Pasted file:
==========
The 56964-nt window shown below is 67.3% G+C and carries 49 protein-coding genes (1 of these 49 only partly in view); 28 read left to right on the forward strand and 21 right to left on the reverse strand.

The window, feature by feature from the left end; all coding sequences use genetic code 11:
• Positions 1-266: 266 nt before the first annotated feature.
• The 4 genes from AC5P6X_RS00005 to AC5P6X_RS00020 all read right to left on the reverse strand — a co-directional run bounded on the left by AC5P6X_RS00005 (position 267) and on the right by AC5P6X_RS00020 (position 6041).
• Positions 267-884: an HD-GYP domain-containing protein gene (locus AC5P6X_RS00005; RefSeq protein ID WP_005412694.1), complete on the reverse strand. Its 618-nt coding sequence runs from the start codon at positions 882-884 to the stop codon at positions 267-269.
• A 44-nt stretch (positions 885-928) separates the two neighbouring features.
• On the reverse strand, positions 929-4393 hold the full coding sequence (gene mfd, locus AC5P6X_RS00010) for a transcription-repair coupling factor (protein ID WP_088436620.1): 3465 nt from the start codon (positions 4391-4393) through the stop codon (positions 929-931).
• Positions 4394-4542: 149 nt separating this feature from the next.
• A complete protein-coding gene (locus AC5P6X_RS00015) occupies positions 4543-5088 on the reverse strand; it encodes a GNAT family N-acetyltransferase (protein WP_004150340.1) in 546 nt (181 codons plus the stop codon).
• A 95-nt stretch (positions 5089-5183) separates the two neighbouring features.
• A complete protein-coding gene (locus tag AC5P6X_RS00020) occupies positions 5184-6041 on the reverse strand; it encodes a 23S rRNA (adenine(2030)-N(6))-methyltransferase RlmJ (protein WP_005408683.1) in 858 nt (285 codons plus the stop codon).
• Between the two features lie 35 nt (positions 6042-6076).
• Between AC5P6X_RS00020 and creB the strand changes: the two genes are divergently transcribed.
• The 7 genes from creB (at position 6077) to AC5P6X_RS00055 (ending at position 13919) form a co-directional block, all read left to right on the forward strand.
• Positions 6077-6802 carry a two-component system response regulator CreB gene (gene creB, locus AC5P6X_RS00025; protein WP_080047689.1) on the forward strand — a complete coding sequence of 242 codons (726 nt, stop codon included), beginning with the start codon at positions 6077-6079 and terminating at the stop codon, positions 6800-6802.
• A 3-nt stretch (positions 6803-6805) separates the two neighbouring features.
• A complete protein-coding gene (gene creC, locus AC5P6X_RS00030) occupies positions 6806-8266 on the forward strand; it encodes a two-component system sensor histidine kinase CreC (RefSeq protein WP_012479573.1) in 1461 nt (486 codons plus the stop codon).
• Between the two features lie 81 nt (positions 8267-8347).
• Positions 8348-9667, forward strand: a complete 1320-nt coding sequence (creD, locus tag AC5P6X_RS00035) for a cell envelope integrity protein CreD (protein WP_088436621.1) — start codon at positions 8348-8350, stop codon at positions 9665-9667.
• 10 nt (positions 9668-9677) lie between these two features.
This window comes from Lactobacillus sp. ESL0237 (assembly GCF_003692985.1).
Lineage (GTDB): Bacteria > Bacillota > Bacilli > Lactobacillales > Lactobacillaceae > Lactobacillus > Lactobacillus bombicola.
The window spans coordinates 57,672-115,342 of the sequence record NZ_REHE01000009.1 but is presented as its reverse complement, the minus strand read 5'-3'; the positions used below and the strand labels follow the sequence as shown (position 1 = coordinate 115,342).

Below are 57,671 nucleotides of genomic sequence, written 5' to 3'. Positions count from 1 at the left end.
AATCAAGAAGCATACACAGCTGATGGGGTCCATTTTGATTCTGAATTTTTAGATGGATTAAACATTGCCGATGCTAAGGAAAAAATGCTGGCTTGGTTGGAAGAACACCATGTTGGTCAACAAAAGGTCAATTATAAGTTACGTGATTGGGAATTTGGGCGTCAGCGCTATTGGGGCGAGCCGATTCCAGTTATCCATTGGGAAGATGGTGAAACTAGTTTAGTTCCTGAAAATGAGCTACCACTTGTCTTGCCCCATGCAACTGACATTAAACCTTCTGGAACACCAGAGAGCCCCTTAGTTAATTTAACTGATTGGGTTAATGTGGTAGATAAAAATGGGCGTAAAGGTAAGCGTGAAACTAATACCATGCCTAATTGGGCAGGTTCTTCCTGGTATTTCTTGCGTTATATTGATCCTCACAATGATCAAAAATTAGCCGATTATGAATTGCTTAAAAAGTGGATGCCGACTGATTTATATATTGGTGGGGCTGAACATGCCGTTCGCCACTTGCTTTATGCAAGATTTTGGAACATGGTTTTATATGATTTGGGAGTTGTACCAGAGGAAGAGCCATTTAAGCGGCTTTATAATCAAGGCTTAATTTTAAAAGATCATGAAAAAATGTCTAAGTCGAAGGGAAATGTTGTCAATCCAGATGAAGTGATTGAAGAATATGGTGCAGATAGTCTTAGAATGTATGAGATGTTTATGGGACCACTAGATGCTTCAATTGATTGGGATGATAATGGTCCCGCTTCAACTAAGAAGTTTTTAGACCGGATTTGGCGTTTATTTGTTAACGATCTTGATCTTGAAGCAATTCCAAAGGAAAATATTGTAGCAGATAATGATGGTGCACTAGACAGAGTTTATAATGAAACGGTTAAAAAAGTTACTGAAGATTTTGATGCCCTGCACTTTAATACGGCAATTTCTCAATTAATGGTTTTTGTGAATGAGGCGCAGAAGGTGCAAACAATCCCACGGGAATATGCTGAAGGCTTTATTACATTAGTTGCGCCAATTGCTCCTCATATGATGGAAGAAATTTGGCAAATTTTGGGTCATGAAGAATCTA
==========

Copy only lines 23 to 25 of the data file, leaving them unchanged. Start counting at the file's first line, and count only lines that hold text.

The window spans coordinates 57,672-115,342 of the sequence record NZ_REHE01000009.1 but is presented as its reverse complement, the minus strand read 5'-3'; the positions used below and the strand labels follow the sequence as shown (position 1 = coordinate 115,342).

Below are 57,671 nucleotides of genomic sequence, written 5' to 3'. Positions count from 1 at the left end.
AATCAAGAAGCATACACAGCTGATGGGGTCCATTTTGATTCTGAATTTTTAGATGGATTAAACATTGCCGATGCTAAGGAAAAAATGCTGGCTTGGTTGGAAGAACACCATGTTGGTCAACAAAAGGTCAATTATAAGTTACGTGATTGGGAATTTGGGCGTCAGCGCTATTGGGGCGAGCCGATTCCAGTTATCCATTGGGAAGATGGTGAAACTAGTTTAGTTCCTGAAAATGAGCTACCACTTGTCTTGCCCCATGCAACTGACATTAAACCTTCTGGAACACCAGAGAGCCCCTTAGTTAATTTAACTGATTGGGTTAATGTGGTAGATAAAAATGGGCGTAAAGGTAAGCGTGAAACTAATACCATGCCTAATTGGGCAGGTTCTTCCTGGTATTTCTTGCGTTATATTGATCCTCACAATGATCAAAAATTAGCCGATTATGAATTGCTTAAAAAGTGGATGCCGACTGATTTATATATTGGTGGGGCTGAACATGCCGTTCGCCACTTGCTTTATGCAAGATTTTGGAACATGGTTTTATATGATTTGGGAGTTGTACCAGAGGAAGAGCCATTTAAGCGGCTTTATAATCAAGGCTTAATTTTAAAAGATCATGAAAAAATGTCTAAGTCGAAGGGAAATGTTGTCAATCCAGATGAAGTGATTGAAGAATATGGTGCAGATAGTCTTAGAATGTATGAGATGTTTATGGGACCACTAGATGCTTCAATTGATTGGGATGATAATGGTCCCGCTTCAACTAAGAAGTTTTTAGACCGGATTTGGCGTTTATTTGTTAACGATCTTGATCTTGAAGCAATTCCAAAGGAAAATATTGTAGCAGATAATGATGGTGCACTAGACAGAGTTTATAATGAAACGGTTAAAAAAGTTACTGAAGATTTTGATGCCCTGCACTTTAATACGGCAATTTCTCAATTAATGGTTTTTGTGAATGAGGCGCAGAAGGTGCAAACAATCCCACGGGAATATGCTGAAGGCTTTATTACATTAGTTGCGCCAATTGCTCCTCATATGATGGAAGAAATTTGGCAAATTTTGGGTCATGAAGAATCTA